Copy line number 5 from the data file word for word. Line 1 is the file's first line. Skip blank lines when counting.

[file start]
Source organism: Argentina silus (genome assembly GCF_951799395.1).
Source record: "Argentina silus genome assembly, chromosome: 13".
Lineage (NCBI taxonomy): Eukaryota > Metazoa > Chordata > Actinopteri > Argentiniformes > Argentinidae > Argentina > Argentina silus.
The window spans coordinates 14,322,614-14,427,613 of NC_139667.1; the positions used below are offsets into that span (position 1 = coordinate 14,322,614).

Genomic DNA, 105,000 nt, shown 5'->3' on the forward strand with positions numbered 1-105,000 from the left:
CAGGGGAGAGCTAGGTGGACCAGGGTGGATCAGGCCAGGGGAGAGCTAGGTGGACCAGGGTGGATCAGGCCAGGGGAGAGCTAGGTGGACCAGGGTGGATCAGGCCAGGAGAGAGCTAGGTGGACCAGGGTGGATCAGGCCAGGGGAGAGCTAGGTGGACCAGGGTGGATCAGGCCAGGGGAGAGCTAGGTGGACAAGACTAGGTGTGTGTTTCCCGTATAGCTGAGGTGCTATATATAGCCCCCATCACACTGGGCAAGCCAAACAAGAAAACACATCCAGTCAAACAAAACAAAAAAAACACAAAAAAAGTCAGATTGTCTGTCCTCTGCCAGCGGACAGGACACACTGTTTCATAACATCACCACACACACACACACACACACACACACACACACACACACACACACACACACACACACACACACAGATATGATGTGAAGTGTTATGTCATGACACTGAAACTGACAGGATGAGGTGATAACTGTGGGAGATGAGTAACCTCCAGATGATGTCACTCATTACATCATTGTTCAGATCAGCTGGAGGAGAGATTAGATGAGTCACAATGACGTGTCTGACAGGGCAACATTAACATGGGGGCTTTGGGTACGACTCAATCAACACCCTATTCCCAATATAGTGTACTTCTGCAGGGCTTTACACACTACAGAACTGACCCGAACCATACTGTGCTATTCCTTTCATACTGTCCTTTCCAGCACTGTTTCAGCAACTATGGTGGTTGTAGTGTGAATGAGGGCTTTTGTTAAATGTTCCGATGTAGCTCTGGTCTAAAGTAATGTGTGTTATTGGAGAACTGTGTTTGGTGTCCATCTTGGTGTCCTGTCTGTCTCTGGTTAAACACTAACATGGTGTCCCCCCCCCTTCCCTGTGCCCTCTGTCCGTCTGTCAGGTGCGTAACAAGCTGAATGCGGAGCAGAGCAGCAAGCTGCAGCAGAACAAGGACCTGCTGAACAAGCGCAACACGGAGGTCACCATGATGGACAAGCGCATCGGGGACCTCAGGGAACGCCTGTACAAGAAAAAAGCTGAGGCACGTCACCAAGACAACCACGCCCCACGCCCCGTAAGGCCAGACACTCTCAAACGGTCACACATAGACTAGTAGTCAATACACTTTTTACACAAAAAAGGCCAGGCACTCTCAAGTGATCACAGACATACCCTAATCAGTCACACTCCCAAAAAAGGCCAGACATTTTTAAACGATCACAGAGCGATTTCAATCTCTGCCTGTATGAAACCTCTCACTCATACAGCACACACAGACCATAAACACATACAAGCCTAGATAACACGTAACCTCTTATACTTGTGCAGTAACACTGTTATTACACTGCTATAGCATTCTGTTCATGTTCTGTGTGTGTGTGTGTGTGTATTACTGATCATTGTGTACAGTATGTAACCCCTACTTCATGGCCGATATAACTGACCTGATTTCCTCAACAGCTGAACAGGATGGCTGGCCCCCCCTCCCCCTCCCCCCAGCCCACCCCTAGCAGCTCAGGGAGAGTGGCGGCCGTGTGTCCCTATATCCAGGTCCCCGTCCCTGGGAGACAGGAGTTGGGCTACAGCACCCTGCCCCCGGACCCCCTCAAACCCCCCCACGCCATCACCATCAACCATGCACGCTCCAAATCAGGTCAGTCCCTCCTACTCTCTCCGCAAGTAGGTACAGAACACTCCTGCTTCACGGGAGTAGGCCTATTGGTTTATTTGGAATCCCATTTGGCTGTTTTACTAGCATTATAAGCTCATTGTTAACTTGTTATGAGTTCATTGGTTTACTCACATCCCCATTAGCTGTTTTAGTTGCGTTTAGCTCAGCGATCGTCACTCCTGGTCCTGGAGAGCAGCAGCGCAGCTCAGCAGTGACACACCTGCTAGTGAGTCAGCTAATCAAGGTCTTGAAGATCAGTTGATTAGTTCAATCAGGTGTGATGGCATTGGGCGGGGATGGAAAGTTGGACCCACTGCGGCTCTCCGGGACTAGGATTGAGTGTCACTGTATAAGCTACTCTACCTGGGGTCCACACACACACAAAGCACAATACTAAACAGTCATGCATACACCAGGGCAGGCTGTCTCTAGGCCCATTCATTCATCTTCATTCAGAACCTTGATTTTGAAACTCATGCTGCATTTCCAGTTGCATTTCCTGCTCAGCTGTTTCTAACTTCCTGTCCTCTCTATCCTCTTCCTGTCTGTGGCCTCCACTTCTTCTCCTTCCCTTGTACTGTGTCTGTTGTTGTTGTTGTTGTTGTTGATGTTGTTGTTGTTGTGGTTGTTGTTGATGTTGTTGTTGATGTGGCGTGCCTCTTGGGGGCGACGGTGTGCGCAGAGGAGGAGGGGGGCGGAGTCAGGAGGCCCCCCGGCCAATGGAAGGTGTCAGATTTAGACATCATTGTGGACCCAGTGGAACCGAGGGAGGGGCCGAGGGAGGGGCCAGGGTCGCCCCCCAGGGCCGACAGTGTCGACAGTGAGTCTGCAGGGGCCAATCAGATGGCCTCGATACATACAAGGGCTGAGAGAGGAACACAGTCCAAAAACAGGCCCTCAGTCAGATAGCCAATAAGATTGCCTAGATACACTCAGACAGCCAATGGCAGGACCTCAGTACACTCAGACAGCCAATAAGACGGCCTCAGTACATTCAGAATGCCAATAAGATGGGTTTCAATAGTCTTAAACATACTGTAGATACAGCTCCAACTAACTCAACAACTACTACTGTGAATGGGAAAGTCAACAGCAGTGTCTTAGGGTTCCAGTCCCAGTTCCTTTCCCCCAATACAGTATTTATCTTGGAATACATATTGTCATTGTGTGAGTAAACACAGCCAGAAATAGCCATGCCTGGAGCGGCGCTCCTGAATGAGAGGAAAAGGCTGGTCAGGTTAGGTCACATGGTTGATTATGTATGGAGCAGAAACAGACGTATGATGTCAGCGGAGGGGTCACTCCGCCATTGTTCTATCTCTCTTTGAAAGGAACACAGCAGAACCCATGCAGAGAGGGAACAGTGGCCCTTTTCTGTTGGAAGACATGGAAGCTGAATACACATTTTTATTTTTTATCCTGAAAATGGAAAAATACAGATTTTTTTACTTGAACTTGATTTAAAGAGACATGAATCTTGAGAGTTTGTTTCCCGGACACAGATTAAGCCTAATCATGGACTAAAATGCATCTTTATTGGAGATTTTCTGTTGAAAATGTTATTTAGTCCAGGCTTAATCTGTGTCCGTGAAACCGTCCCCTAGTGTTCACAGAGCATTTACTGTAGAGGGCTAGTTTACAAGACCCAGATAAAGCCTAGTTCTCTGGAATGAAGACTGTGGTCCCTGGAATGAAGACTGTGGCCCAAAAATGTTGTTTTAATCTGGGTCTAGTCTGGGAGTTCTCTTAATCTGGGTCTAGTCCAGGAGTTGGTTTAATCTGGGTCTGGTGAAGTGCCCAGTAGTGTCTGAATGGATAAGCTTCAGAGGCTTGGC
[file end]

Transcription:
Genomic DNA, 105,000 nt, shown 5'->3' on the forward strand with positions numbered 1-105,000 from the left: